"Cal-OSHA would benefit from greater process safety staffing with expanded technical qualifications," Tillema wrote.
Chevron had performed internal reviews of its pipe system, which resulted in a 2009 memo calling for a comprehensive inspection to ensure the pipes weren't corroding to dangerous levels.
"This (recommendation) was not implemented by the Chevron Richmond Refinery, and neither Contra Costa (County inspectors) nor Cal-OSHA was aware of this memo," Tillema wrote.
Chevron did not return a request for comment.
Erika Monterroza, a spokeswoman for Cal-OSHA said the agency is reviewing the board's findings.
"As for this incident, we issued 25 citations, 23 of them for serious and willful violations with penalties of nearly $1 million, demonstrating that we take our enforcement obligations seriously," Monterroza said.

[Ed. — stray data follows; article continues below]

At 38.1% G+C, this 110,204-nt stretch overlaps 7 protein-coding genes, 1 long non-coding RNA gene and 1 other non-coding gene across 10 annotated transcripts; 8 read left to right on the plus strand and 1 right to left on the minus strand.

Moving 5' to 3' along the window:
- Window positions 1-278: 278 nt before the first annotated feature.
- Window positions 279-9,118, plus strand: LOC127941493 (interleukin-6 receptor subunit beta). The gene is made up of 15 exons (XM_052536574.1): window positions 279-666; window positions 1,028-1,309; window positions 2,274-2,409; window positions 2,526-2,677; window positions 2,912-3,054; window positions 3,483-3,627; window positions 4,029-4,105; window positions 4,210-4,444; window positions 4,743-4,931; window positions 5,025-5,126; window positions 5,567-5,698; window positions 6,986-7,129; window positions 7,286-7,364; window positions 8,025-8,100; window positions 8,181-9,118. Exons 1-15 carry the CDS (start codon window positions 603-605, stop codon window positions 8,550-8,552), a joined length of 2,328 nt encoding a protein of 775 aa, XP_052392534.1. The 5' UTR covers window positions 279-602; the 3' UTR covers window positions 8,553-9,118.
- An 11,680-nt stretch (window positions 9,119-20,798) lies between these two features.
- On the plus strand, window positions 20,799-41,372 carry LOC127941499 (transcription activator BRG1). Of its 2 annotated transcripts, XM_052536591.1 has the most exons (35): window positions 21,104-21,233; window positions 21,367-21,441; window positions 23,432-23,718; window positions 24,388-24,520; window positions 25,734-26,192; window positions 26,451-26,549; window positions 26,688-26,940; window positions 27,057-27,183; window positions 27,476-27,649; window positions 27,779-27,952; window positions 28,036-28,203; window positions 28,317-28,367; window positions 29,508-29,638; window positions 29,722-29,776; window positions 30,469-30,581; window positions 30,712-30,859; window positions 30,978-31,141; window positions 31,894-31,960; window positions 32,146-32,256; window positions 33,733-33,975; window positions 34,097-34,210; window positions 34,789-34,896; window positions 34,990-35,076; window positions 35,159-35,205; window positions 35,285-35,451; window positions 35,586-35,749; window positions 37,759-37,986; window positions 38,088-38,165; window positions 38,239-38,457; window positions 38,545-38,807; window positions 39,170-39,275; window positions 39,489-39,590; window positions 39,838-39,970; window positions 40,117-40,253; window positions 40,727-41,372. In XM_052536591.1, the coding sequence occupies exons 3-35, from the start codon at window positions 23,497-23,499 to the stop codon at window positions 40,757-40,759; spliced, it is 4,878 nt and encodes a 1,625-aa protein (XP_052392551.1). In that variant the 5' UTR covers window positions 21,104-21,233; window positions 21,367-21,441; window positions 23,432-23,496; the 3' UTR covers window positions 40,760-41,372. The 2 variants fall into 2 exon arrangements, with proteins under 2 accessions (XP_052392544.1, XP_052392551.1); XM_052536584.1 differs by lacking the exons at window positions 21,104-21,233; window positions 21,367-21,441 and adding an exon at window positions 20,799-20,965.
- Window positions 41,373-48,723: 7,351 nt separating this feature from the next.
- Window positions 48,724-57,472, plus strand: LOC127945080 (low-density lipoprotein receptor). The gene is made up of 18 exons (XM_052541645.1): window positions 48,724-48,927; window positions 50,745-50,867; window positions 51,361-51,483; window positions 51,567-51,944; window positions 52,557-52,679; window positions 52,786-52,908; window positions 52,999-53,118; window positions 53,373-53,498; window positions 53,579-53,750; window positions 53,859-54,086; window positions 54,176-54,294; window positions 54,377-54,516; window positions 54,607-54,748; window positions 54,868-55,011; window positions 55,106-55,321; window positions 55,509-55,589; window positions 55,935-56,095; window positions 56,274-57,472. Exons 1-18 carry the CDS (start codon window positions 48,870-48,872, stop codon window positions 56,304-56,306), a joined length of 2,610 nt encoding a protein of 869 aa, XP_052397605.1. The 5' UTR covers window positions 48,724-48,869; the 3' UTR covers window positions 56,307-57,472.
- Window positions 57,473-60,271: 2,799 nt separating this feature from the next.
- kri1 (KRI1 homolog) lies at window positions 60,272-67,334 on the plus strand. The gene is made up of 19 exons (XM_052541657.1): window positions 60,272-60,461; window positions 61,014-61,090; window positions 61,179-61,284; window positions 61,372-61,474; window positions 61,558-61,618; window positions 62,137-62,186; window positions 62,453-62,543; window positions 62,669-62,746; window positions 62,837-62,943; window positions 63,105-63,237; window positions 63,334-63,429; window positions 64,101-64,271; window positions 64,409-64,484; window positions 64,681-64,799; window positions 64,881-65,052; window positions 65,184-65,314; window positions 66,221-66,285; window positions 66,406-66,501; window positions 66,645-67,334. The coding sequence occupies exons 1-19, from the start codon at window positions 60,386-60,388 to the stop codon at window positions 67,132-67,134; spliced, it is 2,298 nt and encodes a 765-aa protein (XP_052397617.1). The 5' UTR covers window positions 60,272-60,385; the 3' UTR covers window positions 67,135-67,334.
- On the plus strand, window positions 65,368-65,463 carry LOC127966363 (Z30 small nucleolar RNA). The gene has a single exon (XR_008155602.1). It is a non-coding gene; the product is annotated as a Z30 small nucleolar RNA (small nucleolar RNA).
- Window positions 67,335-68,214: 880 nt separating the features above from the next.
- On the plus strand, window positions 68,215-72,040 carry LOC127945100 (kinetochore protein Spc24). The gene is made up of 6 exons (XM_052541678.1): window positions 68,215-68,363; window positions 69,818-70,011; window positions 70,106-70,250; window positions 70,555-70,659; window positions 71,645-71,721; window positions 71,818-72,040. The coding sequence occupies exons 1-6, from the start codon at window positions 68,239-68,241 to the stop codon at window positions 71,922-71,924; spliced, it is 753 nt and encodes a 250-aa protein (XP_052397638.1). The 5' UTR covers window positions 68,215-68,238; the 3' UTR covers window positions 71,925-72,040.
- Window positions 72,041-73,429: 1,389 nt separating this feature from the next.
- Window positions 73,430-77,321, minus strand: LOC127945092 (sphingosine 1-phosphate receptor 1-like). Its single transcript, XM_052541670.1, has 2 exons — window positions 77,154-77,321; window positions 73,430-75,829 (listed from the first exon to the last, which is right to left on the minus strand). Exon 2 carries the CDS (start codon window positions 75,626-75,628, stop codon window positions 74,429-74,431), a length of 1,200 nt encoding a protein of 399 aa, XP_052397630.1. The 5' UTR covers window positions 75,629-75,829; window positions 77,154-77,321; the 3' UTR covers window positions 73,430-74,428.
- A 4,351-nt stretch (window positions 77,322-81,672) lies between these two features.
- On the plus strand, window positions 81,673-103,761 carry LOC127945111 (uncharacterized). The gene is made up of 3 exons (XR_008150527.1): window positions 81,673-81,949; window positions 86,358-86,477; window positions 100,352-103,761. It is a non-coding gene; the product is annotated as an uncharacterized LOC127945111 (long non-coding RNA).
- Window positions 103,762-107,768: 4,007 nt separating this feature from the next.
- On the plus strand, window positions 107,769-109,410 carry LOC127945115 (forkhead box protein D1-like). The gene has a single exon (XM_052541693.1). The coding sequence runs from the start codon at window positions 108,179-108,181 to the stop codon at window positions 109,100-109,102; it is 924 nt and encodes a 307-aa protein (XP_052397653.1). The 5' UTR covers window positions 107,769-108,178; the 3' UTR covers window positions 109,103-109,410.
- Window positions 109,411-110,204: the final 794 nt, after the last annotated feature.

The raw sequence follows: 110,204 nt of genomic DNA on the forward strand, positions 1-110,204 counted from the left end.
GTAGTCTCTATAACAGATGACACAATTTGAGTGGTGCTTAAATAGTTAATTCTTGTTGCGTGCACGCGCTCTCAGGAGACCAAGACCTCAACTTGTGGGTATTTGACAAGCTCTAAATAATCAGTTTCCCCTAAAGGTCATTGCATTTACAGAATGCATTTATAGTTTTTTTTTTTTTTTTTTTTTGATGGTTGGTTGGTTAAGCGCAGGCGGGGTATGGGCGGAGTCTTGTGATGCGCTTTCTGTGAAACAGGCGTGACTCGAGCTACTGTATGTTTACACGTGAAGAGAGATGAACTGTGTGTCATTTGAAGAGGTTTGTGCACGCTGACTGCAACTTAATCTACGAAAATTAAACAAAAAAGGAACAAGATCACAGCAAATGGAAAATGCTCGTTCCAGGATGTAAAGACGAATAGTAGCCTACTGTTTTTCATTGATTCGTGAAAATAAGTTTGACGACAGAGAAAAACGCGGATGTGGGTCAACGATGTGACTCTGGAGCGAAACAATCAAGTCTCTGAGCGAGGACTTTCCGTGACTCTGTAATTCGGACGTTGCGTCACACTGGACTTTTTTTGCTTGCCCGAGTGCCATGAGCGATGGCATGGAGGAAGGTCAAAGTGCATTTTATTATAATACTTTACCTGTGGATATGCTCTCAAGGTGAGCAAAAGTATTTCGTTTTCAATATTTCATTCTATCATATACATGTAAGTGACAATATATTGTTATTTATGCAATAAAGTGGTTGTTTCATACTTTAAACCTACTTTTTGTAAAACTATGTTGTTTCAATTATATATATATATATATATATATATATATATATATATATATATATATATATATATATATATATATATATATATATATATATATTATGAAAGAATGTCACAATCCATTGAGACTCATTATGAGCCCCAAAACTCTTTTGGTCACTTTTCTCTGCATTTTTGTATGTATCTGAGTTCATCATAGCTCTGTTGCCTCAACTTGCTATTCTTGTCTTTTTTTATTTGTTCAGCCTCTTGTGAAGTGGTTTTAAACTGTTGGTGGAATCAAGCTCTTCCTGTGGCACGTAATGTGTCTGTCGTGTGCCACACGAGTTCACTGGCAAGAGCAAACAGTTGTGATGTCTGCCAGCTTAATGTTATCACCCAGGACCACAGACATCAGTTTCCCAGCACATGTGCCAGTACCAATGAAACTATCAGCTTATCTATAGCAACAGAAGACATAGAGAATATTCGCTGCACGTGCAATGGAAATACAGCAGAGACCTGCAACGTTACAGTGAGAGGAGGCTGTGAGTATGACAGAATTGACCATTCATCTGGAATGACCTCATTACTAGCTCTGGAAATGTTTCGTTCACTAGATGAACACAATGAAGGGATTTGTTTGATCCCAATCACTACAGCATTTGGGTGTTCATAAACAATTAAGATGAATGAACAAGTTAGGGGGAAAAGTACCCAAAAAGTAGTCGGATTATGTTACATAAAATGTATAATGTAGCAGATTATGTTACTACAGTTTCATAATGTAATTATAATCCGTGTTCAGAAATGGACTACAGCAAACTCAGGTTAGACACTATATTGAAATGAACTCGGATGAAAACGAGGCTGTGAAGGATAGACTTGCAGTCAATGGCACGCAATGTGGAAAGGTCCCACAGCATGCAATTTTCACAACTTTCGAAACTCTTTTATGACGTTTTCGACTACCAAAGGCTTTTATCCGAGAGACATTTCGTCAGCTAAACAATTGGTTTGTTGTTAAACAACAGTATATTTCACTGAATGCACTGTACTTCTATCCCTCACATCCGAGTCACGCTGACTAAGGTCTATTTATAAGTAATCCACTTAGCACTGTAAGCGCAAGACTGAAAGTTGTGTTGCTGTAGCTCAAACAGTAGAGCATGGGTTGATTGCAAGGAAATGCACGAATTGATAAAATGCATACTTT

Cal-OSHA on Friday approved Chevron's request to restart production in the crude unit destroyed in the fire.
Chevron has said it plans to resume operations by the end of June.
White House Program Cuts Up to $1k off Monthly Payments! (3.05% APR)